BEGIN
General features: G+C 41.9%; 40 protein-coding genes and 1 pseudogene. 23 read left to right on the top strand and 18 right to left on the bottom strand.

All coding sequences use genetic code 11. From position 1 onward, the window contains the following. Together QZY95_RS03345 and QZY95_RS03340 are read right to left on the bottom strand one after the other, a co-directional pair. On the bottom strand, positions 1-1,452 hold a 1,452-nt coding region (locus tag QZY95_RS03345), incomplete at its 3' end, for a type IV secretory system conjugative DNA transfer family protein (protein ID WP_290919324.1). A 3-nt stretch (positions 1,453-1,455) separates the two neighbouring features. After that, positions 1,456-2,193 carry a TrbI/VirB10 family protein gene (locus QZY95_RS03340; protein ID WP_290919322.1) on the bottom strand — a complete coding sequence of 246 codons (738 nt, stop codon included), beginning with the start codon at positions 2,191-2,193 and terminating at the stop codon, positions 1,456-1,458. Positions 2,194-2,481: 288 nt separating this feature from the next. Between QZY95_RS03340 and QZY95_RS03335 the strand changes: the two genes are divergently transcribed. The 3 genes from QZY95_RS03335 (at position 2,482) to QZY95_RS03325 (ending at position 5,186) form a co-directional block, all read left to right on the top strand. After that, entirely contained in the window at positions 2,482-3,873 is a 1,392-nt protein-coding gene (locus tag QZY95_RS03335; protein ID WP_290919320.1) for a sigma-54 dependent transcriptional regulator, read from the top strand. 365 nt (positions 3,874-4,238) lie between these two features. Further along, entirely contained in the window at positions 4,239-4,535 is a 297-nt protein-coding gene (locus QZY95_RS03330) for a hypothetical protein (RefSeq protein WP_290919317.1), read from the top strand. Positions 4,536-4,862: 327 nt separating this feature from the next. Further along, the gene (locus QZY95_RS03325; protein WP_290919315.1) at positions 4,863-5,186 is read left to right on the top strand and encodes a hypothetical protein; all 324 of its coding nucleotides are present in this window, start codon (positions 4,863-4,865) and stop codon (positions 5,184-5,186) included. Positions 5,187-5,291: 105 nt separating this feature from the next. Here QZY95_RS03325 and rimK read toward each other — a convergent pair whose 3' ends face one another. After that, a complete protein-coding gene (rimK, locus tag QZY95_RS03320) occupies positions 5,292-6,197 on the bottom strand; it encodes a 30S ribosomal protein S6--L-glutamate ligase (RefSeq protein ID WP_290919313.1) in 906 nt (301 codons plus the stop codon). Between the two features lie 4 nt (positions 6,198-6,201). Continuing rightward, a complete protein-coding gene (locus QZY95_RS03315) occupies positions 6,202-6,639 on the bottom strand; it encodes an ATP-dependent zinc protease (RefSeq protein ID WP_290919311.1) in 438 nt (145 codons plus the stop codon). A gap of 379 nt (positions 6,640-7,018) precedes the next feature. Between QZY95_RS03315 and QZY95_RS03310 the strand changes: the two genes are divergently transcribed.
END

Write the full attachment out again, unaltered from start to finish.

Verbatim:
General features: G+C 41.9%; 40 protein-coding genes and 1 pseudogene. 23 read left to right on the top strand and 18 right to left on the bottom strand.

All coding sequences use genetic code 11. From position 1 onward, the window contains the following. Together QZY95_RS03345 and QZY95_RS03340 are read right to left on the bottom strand one after the other, a co-directional pair. On the bottom strand, positions 1-1,452 hold a 1,452-nt coding region (locus tag QZY95_RS03345), incomplete at its 3' end, for a type IV secretory system conjugative DNA transfer family protein (protein ID WP_290919324.1). A 3-nt stretch (positions 1,453-1,455) separates the two neighbouring features. After that, positions 1,456-2,193 carry a TrbI/VirB10 family protein gene (locus QZY95_RS03340; protein ID WP_290919322.1) on the bottom strand — a complete coding sequence of 246 codons (738 nt, stop codon included), beginning with the start codon at positions 2,191-2,193 and terminating at the stop codon, positions 1,456-1,458. Positions 2,194-2,481: 288 nt separating this feature from the next. Between QZY95_RS03340 and QZY95_RS03335 the strand changes: the two genes are divergently transcribed. The 3 genes from QZY95_RS03335 (at position 2,482) to QZY95_RS03325 (ending at position 5,186) form a co-directional block, all read left to right on the top strand. After that, entirely contained in the window at positions 2,482-3,873 is a 1,392-nt protein-coding gene (locus tag QZY95_RS03335; protein ID WP_290919320.1) for a sigma-54 dependent transcriptional regulator, read from the top strand. 365 nt (positions 3,874-4,238) lie between these two features. Further along, entirely contained in the window at positions 4,239-4,535 is a 297-nt protein-coding gene (locus QZY95_RS03330) for a hypothetical protein (RefSeq protein WP_290919317.1), read from the top strand. Positions 4,536-4,862: 327 nt separating this feature from the next. Further along, the gene (locus QZY95_RS03325; protein WP_290919315.1) at positions 4,863-5,186 is read left to right on the top strand and encodes a hypothetical protein; all 324 of its coding nucleotides are present in this window, start codon (positions 4,863-4,865) and stop codon (positions 5,184-5,186) included. Positions 5,187-5,291: 105 nt separating this feature from the next. Here QZY95_RS03325 and rimK read toward each other — a convergent pair whose 3' ends face one another. After that, a complete protein-coding gene (rimK, locus tag QZY95_RS03320) occupies positions 5,292-6,197 on the bottom strand; it encodes a 30S ribosomal protein S6--L-glutamate ligase (RefSeq protein ID WP_290919313.1) in 906 nt (301 codons plus the stop codon). Between the two features lie 4 nt (positions 6,198-6,201). Continuing rightward, a complete protein-coding gene (locus QZY95_RS03315) occupies positions 6,202-6,639 on the bottom strand; it encodes an ATP-dependent zinc protease (RefSeq protein ID WP_290919311.1) in 438 nt (145 codons plus the stop codon). A gap of 379 nt (positions 6,640-7,018) precedes the next feature. Between QZY95_RS03315 and QZY95_RS03310 the strand changes: the two genes are divergently transcribed.